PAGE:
Write On! Women in International Security



Women in International Security (WIIS) is an excellent international network base for any women interested in political science, international law, international relations, military careers, peacekeeping, policy-making and just about anything to do with international security. It operates not only as a career network base for young women, but also as a platform for women’s voices in academia, military and government.You can read about WIIS International here.

There are 6 US regional chapters and 21 International chapters around the world. Last year I attended the WIIS Canada Annual Workshop, and I was struck by the environment of positive engagement and support from men and women alike. It stood out as one of the best conferences I have ever attended.

This year’s WIIS Canada Annual Workshop will be held in Halifax in beautiful Nova Scotia  on June 17-19. The call for papers is open until March 15, and this year’s theme is “Women in Security Across Military and Civilian Lines”. The emphasis is very much on graduate student participation, so if you are one, or know any, please consider submitting an abstract. There are (at least partial) travel funds available for participants.

A non-exhaustive list of possible topics includes:

  • The role of gender in militaries and military-to-civilian transitions
  • Sexual harassment and sexual violence in militaries
  • The experiences and well-being of female soldiers and veterans
  • Women in military families
  • Women in international development and humanitarian sectors
  • Women in peace negotiations, peacebuilding, and peacekeeping
  • UNSCR 1325 on women, peace, and security
  • Women’s peace movements
  • Women and combat
  • Women in the defence and private security industry
  • Feminist foreign policy


Write On! PluriCourts conference ‘Adjudicating international trade and investment disputes’ (deadline March 1)

The PluriCourts Centre of Excellence at the University of Oslo is organizing a conference titled ‘Adjudicating international trade and investment disputes: between interaction and isolation.’ The conference will be hosted at the Faculty of Law of the University of Oslo 25-26 August 2016. Abstracts are due March 1, 2016.

The conference aims to focus on the relationship, interactions and comparisons between the international trade and investment regimes in the context of adjudication of disputes. The conference will welcome research across the disciplines of law, political science, and philosophy relating to three themes: the new mega-regionals, comparisons and practices, and cross-fertilization and learning. Historically, the global regulation of international trade and investment relations have been closely interrelated; but in the post-war period, international trade law and international investment law developed on largely divergent paths. While international trade regulation has culminated in a multilateral regime with a permanent dispute settlement mechanism, the international regulation of foreign direct investment is primarily governed by 3500 essentially bilateral treaty relationships calling for ad hoc investor – state arbitration potentially to be hosted by a variety of international institutions. Despite these seemingly distinct structures, there is a recent trend that some say signal a move towards regime convergence: most clearly seen in the rise of mega-regional free trade agreements (FTAs) with investment chapters.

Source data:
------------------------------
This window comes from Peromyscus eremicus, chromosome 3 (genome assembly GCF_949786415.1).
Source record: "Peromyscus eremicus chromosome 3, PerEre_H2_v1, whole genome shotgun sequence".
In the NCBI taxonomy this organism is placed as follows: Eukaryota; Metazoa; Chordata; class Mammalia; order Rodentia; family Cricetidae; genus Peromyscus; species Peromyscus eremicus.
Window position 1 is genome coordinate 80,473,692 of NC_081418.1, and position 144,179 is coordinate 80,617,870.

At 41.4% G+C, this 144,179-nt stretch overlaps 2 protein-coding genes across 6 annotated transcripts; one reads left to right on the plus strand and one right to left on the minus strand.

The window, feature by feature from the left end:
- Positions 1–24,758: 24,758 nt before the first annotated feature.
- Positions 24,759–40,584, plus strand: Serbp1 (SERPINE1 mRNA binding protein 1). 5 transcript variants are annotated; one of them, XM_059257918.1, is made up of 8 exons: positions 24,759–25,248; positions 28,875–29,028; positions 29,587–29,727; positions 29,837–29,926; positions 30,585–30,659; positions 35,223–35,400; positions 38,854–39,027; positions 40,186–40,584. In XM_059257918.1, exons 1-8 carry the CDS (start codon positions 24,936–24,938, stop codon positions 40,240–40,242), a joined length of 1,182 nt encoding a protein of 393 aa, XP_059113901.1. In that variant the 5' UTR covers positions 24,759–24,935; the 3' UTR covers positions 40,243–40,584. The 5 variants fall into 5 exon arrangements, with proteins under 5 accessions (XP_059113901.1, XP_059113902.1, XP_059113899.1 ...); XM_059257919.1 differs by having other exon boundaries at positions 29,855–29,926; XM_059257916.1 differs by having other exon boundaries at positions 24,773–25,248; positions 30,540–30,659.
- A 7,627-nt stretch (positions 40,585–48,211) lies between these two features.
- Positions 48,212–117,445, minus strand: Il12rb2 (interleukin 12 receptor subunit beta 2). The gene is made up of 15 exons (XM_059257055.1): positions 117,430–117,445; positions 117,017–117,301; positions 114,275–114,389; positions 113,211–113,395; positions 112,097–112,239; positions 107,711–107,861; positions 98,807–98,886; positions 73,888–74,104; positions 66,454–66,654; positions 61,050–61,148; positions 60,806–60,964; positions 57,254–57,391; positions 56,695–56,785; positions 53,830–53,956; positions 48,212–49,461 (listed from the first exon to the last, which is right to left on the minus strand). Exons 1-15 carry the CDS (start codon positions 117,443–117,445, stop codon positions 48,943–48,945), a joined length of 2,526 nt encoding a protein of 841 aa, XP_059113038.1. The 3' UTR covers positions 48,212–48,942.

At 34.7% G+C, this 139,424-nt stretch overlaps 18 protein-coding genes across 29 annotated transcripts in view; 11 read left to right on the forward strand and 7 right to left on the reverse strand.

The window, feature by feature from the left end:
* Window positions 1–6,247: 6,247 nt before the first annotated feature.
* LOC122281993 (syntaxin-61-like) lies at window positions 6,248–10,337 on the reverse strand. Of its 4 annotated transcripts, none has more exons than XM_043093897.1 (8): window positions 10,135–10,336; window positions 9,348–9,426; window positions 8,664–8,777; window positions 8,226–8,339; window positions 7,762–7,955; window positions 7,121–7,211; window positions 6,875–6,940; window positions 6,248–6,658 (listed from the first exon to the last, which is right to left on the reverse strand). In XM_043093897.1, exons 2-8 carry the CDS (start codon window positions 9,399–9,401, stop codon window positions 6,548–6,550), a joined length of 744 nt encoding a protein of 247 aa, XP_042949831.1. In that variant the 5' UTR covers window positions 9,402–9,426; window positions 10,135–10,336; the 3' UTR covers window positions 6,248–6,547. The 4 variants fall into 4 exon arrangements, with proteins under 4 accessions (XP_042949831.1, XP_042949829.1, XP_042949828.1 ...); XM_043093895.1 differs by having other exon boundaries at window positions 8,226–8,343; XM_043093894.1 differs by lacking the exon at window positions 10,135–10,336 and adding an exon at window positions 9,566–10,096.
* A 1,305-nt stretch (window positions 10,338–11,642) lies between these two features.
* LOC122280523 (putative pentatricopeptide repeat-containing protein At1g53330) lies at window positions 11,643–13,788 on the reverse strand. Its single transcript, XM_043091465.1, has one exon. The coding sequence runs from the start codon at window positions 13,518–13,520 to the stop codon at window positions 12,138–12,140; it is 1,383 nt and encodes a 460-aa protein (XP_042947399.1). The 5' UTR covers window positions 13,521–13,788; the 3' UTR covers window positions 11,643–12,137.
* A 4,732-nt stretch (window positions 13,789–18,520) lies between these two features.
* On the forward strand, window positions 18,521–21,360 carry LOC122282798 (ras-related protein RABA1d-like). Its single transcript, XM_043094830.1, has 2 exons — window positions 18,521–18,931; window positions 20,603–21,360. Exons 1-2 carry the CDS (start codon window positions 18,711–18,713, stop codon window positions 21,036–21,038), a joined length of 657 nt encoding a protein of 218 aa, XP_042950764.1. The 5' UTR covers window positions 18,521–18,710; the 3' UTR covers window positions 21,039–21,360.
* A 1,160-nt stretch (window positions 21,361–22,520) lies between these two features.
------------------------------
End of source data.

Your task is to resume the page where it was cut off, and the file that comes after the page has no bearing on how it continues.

This potential convergence may be deceiving, however. The investment chapters of FTAs remain separate from the rest of the agreements and provide for distinct rules and procedures on dispute settlement. Moreover, issues of overlap between trade chapters and investment chapters have not been resolved, which means that the same case could possibly be raised simultaneously in two separate disputes under the same FTA. Legal disputes based on investment chapters in FTAs to date (ie under the NAFTA and DR-CAFTA) appear to interpret the investment protection chapters as standalone agreements with little or no reference to other sections of the FTAs. Despite the limitations to integration that this new generation of trade and investment agreements may represent, there are other areas of interaction between the trade and investment regimes that could provide better evidence of a gradual move towards cohesion. This conference aims to look at the development of the new mega-regionals, but also the ways (or lack thereof) that the trade and investment regimes share practices and cross-fertilize.

For more information and submission procedures, see: Call for Papers – Trade Investment Conference [pdf]


Write On! Canadian International Lawyer Call for Papers (deadline March 15)

The journal Canadian International Lawyer is soliciting papers for its Volume 11(2). CIL welcomes submissions of original articles, case commentaries, practice notes, treaties, and legal developments on significant current issues of international law in French or English. Occasionally, CIL publishes a section entitled “From a Legal Point of View?” addressing inconclusive and pressing legal issues worthy of informing the current political debate in Canada.

Among all other submissions, CIL encourages articles dealing with the following topics:

• The Trans-Pacific Partnership (TPP)

• The recently concluded Paris Agreement on climate change

• Legal aspects of the UN’s Sustainable Development Goals (SDGs)

Submissions are subject to an editorial review process. Feature articles and case comments are double blind peer reviewed by selected scholars and practitioners before acceptance for publication. Submissions are accepted only electronically, and should be emailed to Noemi Gal-Or at ngalor [at] ngal-or.com and Andrew Lanouette at alanouette [at] cassidylevy.com. The deadline for submissions is March 15, 2016.

For more information, visit http://www.cba.org/Publications-Resources/CBA-Journals/Canadian-International-Lawyer.

Write On! Call for Papers: Inequality and Human Rights (deadline 1 December)

The Bernard and Audre Rapoport Center for Human Rights and Justice at The University of Texas at Austin School of Law has issued a Call for Papers [pdf] for an interdisciplinary conference on the theme “Inequality and Human Rights,” to be held April 7-8, 2016.